On the job hunt anytime soon? Read on.
"We're looking for a committed architect of exceptional consumer experiences designed to increase customer loyalty and revenue per customer."
Okay-that last one. Huh? That was for a job answering phones! I lifted these descriptions right from the classifieds. With all those words describing the company's "ideal candidate", a person can go bongos trying to figure out the mind-boggling, over used, sometimes meaningless terms in the wanted ads. So what exactly does the human resource department at your-dream-company really mean when they say they’re looking for a dynamic go-getter? You'd think the words are self-explanatory, but after you read them over and over again, your strong analytical skills go a bit fuzzy.
To help clear things up, I asked Jim Bolton, CEO of Ridge Associates, Inc. (www.ridge.com) a company that trains managers and supervisors in Fortune 1,000 companies to communicate more productively. One of the skills they teach is called “descriptive speaking” which turns abstract jargon like entrepreneurial spirit—into specific behaviors. Bolton says when you’re interviewing, no one really tells you what those obtuse terms are-- so they end up sounding pretty meaningless. In fact, he says, there are tons of those difficult-to-define buzzwords in the corporate world and no one-size-fits-all translation. “The truth is these often mean different things at different companies. Team player may mean the ability to collaborate at one company: at another it may mean that you pull your own weight,” says Bolton. His advice to put your best foot forward: take a peek at the company website and try to find the mission and value statements. That can give you the heads up as to what these terms mean to that particular organization. And don’t feel bad if you’re confused. According to Bolton, these terms are often obtuse-- on purpose. “Interviewers want to know what YOU think they mean, as well as how you bring them to life.”
David Nour, managing partner of The Nour Group, Inc.(www.nourgroup.com) -- agrees. He works with a lot of HR departments in attracting, retaining and developing their top talent and explains, “Sometimes the ambiguity of the terms is a test of creativity-- to engage the candidates.” Nour, who says he probably helped a dozen Fortune 500 clients search and fill some 5000+ jobs in the past three or four years-- helped me out with this little classified ad cheat-sheet below. According to Nour, specific to entrepreneurial spirit (since it’s one of the top requirements in every one of their searches), he’s also seeking:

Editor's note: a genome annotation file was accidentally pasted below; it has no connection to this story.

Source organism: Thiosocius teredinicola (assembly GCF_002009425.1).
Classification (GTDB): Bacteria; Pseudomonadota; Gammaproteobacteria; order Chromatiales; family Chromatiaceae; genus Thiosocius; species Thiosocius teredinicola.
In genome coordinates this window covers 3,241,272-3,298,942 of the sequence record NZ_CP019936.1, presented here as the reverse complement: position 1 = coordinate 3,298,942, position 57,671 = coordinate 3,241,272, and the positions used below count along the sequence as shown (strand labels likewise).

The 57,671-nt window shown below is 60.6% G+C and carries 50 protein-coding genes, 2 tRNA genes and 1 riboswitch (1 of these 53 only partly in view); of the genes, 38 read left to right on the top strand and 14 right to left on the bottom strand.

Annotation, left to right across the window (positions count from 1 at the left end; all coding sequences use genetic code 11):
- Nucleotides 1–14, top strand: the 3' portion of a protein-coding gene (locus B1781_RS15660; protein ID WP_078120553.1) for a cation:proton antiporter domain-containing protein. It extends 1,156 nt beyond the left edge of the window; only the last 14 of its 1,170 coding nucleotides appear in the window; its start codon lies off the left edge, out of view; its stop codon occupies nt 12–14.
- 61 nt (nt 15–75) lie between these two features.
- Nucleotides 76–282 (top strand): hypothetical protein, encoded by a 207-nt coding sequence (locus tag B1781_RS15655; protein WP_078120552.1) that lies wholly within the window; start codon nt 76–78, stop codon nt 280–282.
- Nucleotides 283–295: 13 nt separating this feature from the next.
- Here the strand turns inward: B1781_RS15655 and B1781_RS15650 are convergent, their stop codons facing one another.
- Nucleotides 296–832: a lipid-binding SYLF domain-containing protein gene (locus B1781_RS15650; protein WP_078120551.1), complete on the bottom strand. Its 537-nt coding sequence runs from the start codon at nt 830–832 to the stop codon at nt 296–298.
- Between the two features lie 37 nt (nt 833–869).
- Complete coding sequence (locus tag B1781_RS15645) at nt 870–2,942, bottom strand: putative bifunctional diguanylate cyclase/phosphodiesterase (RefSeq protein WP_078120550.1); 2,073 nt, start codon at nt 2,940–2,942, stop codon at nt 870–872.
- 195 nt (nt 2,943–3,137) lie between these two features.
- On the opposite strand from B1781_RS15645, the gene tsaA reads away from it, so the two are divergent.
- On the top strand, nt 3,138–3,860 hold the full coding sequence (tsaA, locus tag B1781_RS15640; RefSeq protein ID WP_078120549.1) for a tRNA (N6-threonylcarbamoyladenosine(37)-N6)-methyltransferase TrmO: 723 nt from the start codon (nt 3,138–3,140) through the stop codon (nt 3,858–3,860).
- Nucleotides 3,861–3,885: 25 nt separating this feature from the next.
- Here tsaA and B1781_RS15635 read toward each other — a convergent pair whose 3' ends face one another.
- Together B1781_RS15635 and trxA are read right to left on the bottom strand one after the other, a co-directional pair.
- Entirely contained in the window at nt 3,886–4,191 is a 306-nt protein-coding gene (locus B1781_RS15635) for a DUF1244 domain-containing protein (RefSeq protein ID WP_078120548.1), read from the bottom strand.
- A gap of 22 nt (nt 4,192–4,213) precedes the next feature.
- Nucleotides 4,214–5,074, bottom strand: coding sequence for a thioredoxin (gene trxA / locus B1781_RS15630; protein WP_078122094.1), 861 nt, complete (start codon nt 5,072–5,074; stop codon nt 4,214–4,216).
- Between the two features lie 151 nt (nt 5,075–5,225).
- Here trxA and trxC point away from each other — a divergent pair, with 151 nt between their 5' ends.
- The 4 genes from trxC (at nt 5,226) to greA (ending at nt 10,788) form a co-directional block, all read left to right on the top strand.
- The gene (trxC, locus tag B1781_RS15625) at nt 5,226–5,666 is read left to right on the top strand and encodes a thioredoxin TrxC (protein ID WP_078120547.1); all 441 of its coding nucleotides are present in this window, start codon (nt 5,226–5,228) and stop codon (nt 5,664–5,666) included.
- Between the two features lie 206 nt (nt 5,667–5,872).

Translation: Either because one or both parents were entrepreneurs and they grew up with it (i.e. “my dad always worked Saturdays and growing up I never got why other dads didn’t” or they themselves had it in them (i.e. the PT thing they started in their college dorm which ended up employing 20+ kids and generating $3M in revenue before they sold it by their senior year!)
Translation: These people don’t need babysitters; you show them something once and they’ll run with it.
Translation: If it was their fault; they fix it; even if it wasn’t their fault, they’ll do whatever it takes to fix it
Seeking: Unbelievably Fast Learning Curve
Translation: Entrepreneurial environments don’t have the luxury to train; you need people who will hit the ground running, even if it is with a bruise or two. Don’t know what Podcasting is – figure it out by this afternoon and launch one tomorrow!
Seeking: Passionate about Execution
Translation: I don’t need to know everything you know; just what we need to do to move this project from point A to point C. Don’t need a 400 page strategic analysis from you; just what you need from me to get this done – today!
Bonus Translation! Team Player
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